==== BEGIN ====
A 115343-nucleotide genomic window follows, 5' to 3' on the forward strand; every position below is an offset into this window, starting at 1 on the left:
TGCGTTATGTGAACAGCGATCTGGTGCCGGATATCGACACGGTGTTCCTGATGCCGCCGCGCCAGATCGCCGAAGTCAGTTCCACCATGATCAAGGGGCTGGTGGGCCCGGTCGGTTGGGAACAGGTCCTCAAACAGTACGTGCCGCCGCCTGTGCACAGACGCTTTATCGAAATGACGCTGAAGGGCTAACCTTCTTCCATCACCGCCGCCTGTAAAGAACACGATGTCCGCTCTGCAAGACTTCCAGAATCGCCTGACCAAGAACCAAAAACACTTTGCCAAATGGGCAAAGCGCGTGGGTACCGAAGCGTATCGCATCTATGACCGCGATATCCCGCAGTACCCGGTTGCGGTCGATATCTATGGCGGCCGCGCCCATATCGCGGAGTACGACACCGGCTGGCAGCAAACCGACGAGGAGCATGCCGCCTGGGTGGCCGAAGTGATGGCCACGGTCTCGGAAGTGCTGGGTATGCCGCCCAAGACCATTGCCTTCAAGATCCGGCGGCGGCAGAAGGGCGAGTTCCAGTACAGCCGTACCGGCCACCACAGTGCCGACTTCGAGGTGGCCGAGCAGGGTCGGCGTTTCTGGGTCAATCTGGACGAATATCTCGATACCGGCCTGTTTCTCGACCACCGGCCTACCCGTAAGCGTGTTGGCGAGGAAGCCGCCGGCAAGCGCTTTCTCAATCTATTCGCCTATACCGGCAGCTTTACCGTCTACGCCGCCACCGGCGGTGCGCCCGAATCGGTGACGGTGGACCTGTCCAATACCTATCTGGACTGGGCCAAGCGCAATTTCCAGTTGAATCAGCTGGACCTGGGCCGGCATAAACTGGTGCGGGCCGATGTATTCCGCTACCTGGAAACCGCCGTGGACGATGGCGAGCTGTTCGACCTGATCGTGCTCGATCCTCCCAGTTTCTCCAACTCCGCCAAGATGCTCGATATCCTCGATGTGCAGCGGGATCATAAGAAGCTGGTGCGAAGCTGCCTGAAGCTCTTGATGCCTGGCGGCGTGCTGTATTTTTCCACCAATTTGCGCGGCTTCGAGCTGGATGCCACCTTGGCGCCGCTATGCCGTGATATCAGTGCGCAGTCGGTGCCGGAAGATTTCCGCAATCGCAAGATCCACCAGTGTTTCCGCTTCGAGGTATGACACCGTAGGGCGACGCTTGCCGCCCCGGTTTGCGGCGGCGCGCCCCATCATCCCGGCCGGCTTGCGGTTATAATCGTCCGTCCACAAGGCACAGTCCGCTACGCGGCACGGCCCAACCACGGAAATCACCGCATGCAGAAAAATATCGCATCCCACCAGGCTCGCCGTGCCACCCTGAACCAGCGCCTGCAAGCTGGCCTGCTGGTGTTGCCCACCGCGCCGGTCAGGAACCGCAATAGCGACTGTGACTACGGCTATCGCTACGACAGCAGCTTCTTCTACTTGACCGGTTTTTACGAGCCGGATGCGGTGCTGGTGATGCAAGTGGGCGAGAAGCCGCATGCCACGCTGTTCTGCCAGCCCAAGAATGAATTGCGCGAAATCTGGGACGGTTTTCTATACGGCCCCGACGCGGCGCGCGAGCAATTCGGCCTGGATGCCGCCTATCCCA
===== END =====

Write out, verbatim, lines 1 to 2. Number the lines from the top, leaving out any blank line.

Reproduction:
A 115343-nucleotide genomic window follows, 5' to 3' on the forward strand; every position below is an offset into this window, starting at 1 on the left:
TGCGTTATGTGAACAGCGATCTGGTGCCGGATATCGACACGGTGTTCCTGATGCCGCCGCGCCAGATCGCCGAAGTCAGTTCCACCATGATCAAGGGGCTGGTGGGCCCGGTCGGTTGGGAACAGGTCCTCAAACAGTACGTGCCGCCGCCTGTGCACAGACGCTTTATCGAAATGACGCTGAAGGGCTAACCTTCTTCCATCACCGCCGCCTGTAAAGAACACGATGTCCGCTCTGCAAGACTTCCAGAATCGCCTGACCAAGAACCAAAAACACTTTGCCAAATGGGCAAAGCGCGTGGGTACCGAAGCGTATCGCATCTATGACCGCGATATCCCGCAGTACCCGGTTGCGGTCGATATCTATGGCGGCCGCGCCCATATCGCGGAGTACGACACCGGCTGGCAGCAAACCGACGAGGAGCATGCCGCCTGGGTGGCCGAAGTGATGGCCACGGTCTCGGAAGTGCTGGGTATGCCGCCCAAGACCATTGCCTTCAAGATCCGGCGGCGGCAGAAGGGCGAGTTCCAGTACAGCCGTACCGGCCACCACAGTGCCGACTTCGAGGTGGCCGAGCAGGGTCGGCGTTTCTGGGTCAATCTGGACGAATATCTCGATACCGGCCTGTTTCTCGACCACCGGCCTACCCGTAAGCGTGTTGGCGAGGAAGCCGCCGGCAAGCGCTTTCTCAATCTATTCGCCTATACCGGCAGCTTTACCGTCTACGCCGCCACCGGCGGTGCGCCCGAATCGGTGACGGTGGACCTGTCCAATACCTATCTGGACTGGGCCAAGCGCAATTTCCAGTTGAATCAGCTGGACCTGGGCCGGCATAAACTGGTGCGGGCCGATGTATTCCGCTACCTGGAAACCGCCGTGGACGATGGCGAGCTGTTCGACCTGATCGTGCTCGATCCTCCCAGTTTCTCCAACTCCGCCAAGATGCTCGATATCCTCGATGTGCAGCGGGATCATAAGAAGCTGGTGCGAAGCTGCCTGAAGCTCTTGATGCCTGGCGGCGTGCTGTATTTTTCCACCAATTTGCGCGGCTTCGAGCTGGATGCCACCTTGGCGCCGCTATGCCGTGATATCAGTGCGCAGTCGGTGCCGGAAGATTTCCGCAATCGCAAGATCCACCAGTGTTTCCGCTTCGAGGTATGACACCGTAGGGCGACGCTTGCCGCCCCGGTTTGCGGCGGCGCGCCCCATCATCCCGGCCGGCTTGCGGTTATAATCGTCCGTCCACAAGGCACAGTCCGCTACGCGGCACGGCCCAACCACGGAAATCACCGCATGCAGAAAAATATCGCATCCCACCAGGCTCGCCGTGCCACCCTGAACCAGCGCCTGCAAGCTGGCCTGCTGGTGTTGCCCACCGCGCCGGTCAGGAACCGCAATAGCGACTGTGACTACGGCTATCGCTACGACAGCAGCTTCTTCTACTTGACCGGTTTTTACGAGCCGGATGCGGTGCTGGTGATGCAAGTGGGCGAGAAGCCGCATGCCACGCTGTTCTGCCAGCCCAAGAATGAATTGCGCGAAATCTGGGACGGTTTTCTATACGGCCCCGACGCGGCGCGCGAGCAATTCGGCCTGGATGCCGCCTATCCCA